Craig Heron has now won four awards for his 2015 book Lunch-Bucket Lives: Remaking the Workers' City. Three came in the last two weeks.
The Canadian Historical Association awarded him the Clio Prize for Ontario, the Canadian Association for Work and Labour Studies gave him the 2015 Book of the Year award, and the Ontario Historical Society gave him the Fred Landon Award for local and regional history.
These follow the designation of Book of the Year by the International Labor History Association. He was also shortlisted for the Ontario Speaker's Book Award and the Canadian Historical Association's Sir John A. Macdonald Prize.
The citation from the Clio Prize read:
"Lunch Bucket Lives is not only an impressive condensation of the last half century of social history, but a deeply respectful examination of the complex lives of Hamiltonians as the city became Steeltown. Heron's unassailable command of both the primary and secondary literature permits a richly detailed discussion of working class lives on the job, at home, and in the community. In demonstrating how intersections of race, class, gender and ethnicity informed, nurtured, but also limited the responses of workers to the emergence of industrial capitalism, Lunch Bucket Lives attains an interpretive complexity that will challenge those familiar with its subject, period, and place. All in all, Lunch Bucket Lives is a study that equals the "Ambitious City" it seeks to document."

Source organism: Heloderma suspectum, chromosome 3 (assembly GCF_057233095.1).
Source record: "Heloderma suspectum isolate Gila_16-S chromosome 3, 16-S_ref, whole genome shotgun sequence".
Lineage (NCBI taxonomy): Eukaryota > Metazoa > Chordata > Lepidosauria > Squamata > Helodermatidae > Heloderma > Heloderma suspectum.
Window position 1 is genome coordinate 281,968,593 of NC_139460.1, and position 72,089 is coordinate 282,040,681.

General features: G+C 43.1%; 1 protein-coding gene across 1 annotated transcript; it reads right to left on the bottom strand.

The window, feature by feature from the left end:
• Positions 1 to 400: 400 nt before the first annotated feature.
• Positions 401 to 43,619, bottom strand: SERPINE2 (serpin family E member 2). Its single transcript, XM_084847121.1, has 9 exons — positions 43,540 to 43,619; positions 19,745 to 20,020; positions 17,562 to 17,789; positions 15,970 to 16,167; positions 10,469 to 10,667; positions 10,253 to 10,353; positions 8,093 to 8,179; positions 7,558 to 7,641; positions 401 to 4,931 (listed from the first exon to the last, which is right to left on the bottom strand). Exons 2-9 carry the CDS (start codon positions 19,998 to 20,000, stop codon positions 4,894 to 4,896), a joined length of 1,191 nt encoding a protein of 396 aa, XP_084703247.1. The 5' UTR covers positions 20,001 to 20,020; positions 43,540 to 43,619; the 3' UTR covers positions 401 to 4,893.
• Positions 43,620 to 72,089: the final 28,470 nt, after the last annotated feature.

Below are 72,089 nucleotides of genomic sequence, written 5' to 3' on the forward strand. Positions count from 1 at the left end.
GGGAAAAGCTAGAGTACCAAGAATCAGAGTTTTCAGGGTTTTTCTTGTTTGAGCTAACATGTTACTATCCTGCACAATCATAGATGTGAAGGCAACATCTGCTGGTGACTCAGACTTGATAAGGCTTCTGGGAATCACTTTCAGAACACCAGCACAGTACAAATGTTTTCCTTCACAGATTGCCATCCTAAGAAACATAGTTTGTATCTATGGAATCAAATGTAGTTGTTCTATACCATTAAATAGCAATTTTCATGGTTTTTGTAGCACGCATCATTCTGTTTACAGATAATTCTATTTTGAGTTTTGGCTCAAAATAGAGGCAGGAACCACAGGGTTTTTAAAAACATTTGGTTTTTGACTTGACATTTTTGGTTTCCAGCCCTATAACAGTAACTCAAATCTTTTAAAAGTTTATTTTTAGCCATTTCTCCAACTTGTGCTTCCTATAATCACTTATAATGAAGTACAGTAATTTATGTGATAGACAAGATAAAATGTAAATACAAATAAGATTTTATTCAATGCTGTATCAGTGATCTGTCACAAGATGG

The citation from the Landon Prize read:
"Craig Heron’s Lunch-Bucket Lives: Remaking the Workers’ City is a highly creative, meticulously researched study of the working-class people of Hamilton, Ontario from the 1890s to the 1930s. The product of nearly forty years of scholarly research and thought, Heron’s study effectively integrates enormous interdisciplinary bodies of knowledge. Lunch-Bucket Lives is exhaustively researched and documented, using a broad range of primary and secondary sources. It employs Hamiltonians as a means to investigate the intersections of class, gender, ethnicity, and race, all the while highlighting what can be accomplished in the artful blending of community study and total history. The result is a thoroughly engaging history of Hamilton (and region) during this period that effortlessly advances its arguments as it relates individual and collective experiences in the factory, on the city’s streets, and in the workers’ homes. Undoubtedly, Lunch-Bucket Lives will prove a model as much for historians engaged in labour history as it will for those conducting community or local history."